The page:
Firefighters near and far are donating equipment after an overnight fire leveled the Twin Lakes Volunteer Fire Department.
Fire Chief Mike Gilliam and the rest of his volunteer department were on scene within 30 seconds of the call.
“When you call and you say, ‘Our station is on fire,’ it’s like, ‘Is that a mistake?’” Gilliam said.
With their equipment inside the building, there was little the firefighters could do.
“I had to keep on them to keep them out. They were wanting to fight the fire,” Gilliam said. “They were trying to save their house, but we couldn’t do it.”
Brittnie Coventon lives nearby and heard the commotion.
“All of a sudden we thought we heard a gunshot,” Coventon said. “We were like, ‘What’s going on?’ Then we heard another gunshot.”
Coventon then scrambled out the door to see what was happening.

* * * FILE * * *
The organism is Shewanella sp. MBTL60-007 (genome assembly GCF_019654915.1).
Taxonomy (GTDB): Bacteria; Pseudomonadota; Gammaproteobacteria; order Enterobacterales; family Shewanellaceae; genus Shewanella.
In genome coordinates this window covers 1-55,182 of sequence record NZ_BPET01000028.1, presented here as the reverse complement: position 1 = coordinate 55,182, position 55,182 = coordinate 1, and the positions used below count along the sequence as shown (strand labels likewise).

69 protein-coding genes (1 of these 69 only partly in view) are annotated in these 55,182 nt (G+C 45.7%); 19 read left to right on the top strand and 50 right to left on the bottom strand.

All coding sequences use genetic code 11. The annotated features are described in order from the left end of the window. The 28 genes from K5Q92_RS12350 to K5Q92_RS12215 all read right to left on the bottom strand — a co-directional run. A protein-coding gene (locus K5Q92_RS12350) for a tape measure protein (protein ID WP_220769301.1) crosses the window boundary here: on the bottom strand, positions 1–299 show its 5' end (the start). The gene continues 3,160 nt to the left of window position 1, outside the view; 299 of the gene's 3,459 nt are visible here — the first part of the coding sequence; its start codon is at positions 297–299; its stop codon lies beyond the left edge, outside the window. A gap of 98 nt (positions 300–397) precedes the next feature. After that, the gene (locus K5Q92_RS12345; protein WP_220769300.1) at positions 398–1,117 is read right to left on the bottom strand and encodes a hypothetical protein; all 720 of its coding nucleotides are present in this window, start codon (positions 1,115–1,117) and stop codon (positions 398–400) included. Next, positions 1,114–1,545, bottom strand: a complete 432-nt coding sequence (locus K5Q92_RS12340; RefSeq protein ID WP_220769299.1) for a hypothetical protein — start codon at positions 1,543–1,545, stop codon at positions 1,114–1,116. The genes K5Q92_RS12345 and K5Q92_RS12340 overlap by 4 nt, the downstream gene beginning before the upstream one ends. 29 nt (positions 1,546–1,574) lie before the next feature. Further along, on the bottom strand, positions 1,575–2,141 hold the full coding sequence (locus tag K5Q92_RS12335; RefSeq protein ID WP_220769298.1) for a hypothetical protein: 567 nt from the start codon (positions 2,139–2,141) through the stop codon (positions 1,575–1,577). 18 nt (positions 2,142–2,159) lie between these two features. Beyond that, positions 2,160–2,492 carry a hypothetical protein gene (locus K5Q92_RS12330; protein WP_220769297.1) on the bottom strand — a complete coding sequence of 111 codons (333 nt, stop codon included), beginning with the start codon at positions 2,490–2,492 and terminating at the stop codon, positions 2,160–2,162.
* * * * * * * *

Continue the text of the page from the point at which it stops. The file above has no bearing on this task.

“We were walking out the door and there was a big boom,” Coventon said.
Gilliam's assistant chief, Duane Dahlem, discovered the fire.
While attempting to save equipment, Dahlem suffered minor burns and then had a heart attack.
“He’s doing OK,” Gilliam said. “He’s wanting to be out. He wants to be here and he can’t. He’s going to have a triple bypass tomorrow and we’re asking for prayers.”
After losing an estimated $1 million in equipment, help is pouring in from fire departments around the country.
“We’re all a family and whenever someone from Maryland calls and says, ‘Hey, we’ll send you fire hose and bunker gear,’ it’s just impressive to know we have that support nationwide,” Oklahoma State Firefighters Association administrative director Sheri Nickel said.
“We will rebuild. It’s just going to take some work,” Gilliam said.
Twin Lakes said it can still handle medical calls. Thanks to donations, it will soon have water.
A GoFundMe page has also been set up.